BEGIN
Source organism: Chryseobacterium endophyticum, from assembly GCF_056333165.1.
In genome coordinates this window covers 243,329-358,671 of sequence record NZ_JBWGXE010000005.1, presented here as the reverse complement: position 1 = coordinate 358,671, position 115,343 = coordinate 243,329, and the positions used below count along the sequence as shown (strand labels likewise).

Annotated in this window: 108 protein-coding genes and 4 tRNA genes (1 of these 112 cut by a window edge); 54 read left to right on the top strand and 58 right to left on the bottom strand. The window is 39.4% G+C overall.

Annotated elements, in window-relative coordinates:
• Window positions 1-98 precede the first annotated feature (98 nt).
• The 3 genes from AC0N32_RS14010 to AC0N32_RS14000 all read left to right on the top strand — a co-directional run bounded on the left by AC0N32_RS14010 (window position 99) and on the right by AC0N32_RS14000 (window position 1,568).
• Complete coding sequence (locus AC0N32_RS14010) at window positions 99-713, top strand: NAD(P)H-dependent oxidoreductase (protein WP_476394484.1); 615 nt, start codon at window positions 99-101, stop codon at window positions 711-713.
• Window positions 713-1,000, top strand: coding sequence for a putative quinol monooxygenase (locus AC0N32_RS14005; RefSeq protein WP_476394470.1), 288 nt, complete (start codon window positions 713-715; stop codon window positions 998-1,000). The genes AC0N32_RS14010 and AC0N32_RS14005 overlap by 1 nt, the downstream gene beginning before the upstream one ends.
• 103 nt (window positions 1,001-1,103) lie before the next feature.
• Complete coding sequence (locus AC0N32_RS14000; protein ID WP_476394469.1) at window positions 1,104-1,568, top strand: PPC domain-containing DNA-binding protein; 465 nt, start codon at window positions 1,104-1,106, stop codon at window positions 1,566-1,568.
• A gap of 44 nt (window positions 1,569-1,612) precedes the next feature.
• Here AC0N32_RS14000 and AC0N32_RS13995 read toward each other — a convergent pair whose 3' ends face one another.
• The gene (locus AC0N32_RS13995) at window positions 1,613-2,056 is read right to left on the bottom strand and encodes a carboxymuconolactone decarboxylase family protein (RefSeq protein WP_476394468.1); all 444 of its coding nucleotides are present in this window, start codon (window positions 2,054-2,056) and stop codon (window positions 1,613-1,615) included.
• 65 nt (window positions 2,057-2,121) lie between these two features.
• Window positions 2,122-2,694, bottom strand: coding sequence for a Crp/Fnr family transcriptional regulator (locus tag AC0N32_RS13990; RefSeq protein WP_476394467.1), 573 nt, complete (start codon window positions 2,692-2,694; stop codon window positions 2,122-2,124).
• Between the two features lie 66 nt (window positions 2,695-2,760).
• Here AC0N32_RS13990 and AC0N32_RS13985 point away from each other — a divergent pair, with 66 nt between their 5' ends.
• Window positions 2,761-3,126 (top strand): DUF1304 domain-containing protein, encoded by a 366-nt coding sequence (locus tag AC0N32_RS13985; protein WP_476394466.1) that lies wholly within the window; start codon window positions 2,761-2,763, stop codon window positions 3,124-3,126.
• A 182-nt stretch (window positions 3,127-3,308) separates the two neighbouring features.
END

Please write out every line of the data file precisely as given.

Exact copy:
Source organism: Chryseobacterium endophyticum, from assembly GCF_056333165.1.
In genome coordinates this window covers 243,329-358,671 of sequence record NZ_JBWGXE010000005.1, presented here as the reverse complement: position 1 = coordinate 358,671, position 115,343 = coordinate 243,329, and the positions used below count along the sequence as shown (strand labels likewise).

Annotated in this window: 108 protein-coding genes and 4 tRNA genes (1 of these 112 cut by a window edge); 54 read left to right on the top strand and 58 right to left on the bottom strand. The window is 39.4% G+C overall.

Annotated elements, in window-relative coordinates:
• Window positions 1-98 precede the first annotated feature (98 nt).
• The 3 genes from AC0N32_RS14010 to AC0N32_RS14000 all read left to right on the top strand — a co-directional run bounded on the left by AC0N32_RS14010 (window position 99) and on the right by AC0N32_RS14000 (window position 1,568).
• Complete coding sequence (locus AC0N32_RS14010) at window positions 99-713, top strand: NAD(P)H-dependent oxidoreductase (protein WP_476394484.1); 615 nt, start codon at window positions 99-101, stop codon at window positions 711-713.
• Window positions 713-1,000, top strand: coding sequence for a putative quinol monooxygenase (locus AC0N32_RS14005; RefSeq protein WP_476394470.1), 288 nt, complete (start codon window positions 713-715; stop codon window positions 998-1,000). The genes AC0N32_RS14010 and AC0N32_RS14005 overlap by 1 nt, the downstream gene beginning before the upstream one ends.
• 103 nt (window positions 1,001-1,103) lie before the next feature.
• Complete coding sequence (locus AC0N32_RS14000; protein ID WP_476394469.1) at window positions 1,104-1,568, top strand: PPC domain-containing DNA-binding protein; 465 nt, start codon at window positions 1,104-1,106, stop codon at window positions 1,566-1,568.
• A gap of 44 nt (window positions 1,569-1,612) precedes the next feature.
• Here AC0N32_RS14000 and AC0N32_RS13995 read toward each other — a convergent pair whose 3' ends face one another.
• The gene (locus AC0N32_RS13995) at window positions 1,613-2,056 is read right to left on the bottom strand and encodes a carboxymuconolactone decarboxylase family protein (RefSeq protein WP_476394468.1); all 444 of its coding nucleotides are present in this window, start codon (window positions 2,054-2,056) and stop codon (window positions 1,613-1,615) included.
• 65 nt (window positions 2,057-2,121) lie between these two features.
• Window positions 2,122-2,694, bottom strand: coding sequence for a Crp/Fnr family transcriptional regulator (locus tag AC0N32_RS13990; RefSeq protein WP_476394467.1), 573 nt, complete (start codon window positions 2,692-2,694; stop codon window positions 2,122-2,124).
• Between the two features lie 66 nt (window positions 2,695-2,760).
• Here AC0N32_RS13990 and AC0N32_RS13985 point away from each other — a divergent pair, with 66 nt between their 5' ends.
• Window positions 2,761-3,126 (top strand): DUF1304 domain-containing protein, encoded by a 366-nt coding sequence (locus tag AC0N32_RS13985; protein WP_476394466.1) that lies wholly within the window; start codon window positions 2,761-2,763, stop codon window positions 3,124-3,126.
• A 182-nt stretch (window positions 3,127-3,308) separates the two neighbouring features.